2000-03-06-06:33:06 Sebastian Helms:
I tried including these two for all messages, that is, without a
|perl -ple 's/^\s+//;s/\s+$//;s/\s+/ /g'|uniq
|perl -ple 's/^(.)\1\1\1+$/\1\1\1/'
Whoops! I should add here, that I don't do that sort of munging in
procmail, and wouldn't advocate it there; I'm a keen fan of keeping
email transport as transparent as possible. For very specific
examples of problems, if you do that sort of munging then you'll run
a very real risk of breaking PGP signatures.
I do that sort of cleaning up when I'm taking a message and
preparing it to download to a palm. But do you really want to e.g.
trash all leading whitespace (the very first subst in that first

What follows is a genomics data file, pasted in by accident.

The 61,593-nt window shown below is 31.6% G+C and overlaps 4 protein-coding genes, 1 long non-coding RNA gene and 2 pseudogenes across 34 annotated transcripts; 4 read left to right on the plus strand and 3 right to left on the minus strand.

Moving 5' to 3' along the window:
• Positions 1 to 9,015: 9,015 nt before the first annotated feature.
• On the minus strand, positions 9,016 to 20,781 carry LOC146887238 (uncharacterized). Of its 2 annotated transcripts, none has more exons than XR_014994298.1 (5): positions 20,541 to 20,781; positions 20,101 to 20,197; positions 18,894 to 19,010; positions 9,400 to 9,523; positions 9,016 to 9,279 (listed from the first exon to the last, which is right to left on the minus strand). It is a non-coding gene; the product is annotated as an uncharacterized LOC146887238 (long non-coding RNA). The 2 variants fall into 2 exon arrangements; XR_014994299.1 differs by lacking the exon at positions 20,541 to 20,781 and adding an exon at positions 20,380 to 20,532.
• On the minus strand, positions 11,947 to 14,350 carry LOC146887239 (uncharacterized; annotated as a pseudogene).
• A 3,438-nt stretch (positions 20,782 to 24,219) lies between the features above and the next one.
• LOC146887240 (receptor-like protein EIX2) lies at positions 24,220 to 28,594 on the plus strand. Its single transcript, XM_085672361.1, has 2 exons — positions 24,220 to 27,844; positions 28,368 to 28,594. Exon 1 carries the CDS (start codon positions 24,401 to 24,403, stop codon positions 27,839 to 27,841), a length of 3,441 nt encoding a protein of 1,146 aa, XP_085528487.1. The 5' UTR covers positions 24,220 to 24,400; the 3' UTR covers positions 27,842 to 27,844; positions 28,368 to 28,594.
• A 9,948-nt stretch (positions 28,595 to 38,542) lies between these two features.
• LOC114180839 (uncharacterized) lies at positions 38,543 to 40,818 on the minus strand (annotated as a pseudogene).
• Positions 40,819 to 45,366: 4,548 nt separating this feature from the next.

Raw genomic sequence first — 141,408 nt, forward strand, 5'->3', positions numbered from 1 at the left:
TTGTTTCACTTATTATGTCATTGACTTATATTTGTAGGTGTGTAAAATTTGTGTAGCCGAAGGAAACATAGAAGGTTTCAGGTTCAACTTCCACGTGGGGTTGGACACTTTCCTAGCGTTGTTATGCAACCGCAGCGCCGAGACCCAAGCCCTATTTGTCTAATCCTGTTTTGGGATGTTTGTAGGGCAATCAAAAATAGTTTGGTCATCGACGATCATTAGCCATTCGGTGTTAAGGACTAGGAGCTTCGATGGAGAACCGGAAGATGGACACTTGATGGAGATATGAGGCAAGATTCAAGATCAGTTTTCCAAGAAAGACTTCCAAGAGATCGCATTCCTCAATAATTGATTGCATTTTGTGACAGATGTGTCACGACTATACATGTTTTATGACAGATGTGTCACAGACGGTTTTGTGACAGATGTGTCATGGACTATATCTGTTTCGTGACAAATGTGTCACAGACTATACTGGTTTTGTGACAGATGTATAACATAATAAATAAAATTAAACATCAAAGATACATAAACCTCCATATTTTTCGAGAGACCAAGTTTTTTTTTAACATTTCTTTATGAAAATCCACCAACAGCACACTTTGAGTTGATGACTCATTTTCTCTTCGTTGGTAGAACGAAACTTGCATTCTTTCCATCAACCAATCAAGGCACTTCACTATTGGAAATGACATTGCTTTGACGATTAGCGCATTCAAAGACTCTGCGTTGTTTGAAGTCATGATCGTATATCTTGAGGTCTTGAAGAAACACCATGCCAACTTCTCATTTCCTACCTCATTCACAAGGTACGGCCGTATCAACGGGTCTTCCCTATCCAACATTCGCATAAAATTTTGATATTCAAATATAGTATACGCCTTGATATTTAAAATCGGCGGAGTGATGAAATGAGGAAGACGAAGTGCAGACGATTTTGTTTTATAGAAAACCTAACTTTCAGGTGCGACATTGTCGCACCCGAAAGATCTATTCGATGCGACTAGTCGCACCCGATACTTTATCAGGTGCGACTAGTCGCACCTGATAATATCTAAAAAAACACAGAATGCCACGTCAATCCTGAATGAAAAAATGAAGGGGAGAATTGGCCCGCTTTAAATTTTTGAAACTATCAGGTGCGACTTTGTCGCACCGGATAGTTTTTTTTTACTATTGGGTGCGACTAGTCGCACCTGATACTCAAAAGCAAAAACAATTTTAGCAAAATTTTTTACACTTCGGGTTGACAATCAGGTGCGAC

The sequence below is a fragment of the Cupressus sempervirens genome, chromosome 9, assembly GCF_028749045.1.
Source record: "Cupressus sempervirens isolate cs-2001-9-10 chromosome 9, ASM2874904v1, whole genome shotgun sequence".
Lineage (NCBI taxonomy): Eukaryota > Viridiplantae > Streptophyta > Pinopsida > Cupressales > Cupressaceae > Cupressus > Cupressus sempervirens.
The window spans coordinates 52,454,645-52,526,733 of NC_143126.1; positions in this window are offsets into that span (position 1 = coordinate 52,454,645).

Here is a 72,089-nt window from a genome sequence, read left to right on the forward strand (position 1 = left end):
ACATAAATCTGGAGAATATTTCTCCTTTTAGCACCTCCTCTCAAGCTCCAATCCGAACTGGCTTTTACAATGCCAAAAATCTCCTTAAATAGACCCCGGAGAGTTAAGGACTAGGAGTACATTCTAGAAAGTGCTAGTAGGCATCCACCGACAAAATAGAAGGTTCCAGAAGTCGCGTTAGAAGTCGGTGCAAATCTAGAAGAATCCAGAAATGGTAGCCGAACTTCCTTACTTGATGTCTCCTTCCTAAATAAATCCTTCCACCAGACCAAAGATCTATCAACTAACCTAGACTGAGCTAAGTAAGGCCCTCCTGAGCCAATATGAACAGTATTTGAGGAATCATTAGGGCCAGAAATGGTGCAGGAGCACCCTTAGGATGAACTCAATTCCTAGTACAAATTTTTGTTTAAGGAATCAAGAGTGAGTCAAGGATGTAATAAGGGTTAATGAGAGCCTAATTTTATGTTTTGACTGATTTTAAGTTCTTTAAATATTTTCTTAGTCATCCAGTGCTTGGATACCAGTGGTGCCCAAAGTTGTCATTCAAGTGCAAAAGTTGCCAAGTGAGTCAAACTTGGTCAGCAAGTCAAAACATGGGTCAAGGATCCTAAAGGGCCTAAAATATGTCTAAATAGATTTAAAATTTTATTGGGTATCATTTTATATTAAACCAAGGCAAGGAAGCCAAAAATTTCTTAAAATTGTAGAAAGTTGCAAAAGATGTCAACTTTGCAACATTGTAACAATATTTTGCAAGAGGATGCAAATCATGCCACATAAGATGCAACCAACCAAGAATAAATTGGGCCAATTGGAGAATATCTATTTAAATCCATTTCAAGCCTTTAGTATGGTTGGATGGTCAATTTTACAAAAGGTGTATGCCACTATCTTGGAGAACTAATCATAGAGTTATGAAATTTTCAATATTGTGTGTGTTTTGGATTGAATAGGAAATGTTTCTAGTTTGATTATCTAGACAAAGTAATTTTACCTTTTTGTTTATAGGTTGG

perl I gave) for all email? That will break continued header lines,
Now, my log shows:
procmail: Executing "perl -ple 's/^\s+//;s/\s+$//;s/\s+/ /g'|uniq"
procmail: Executing "perl,-ple,s/^(.)\1\1\1+$/\1\1\1/"
My question is, why are there commas in the second entry ? Do I have
to wonder ? Should I change something ?
The first recipe is a pipeline of two commands; it has an unquoted
"|" character. So from procmail's point of view, it's not a simple
command, it's a complex shell command, so procmail takes the entire
thing and feeds it as a single wad to the shell, for it to
The second command is a simple command, an executable name (to
be found on the PATH) followed by a series of arguments, with no
special shell funky stuff going on. So procmail handles it itself,
directly. So you see the comments where procmail has separated the
line into arguments before feeding the bits to execvp(3) or one of
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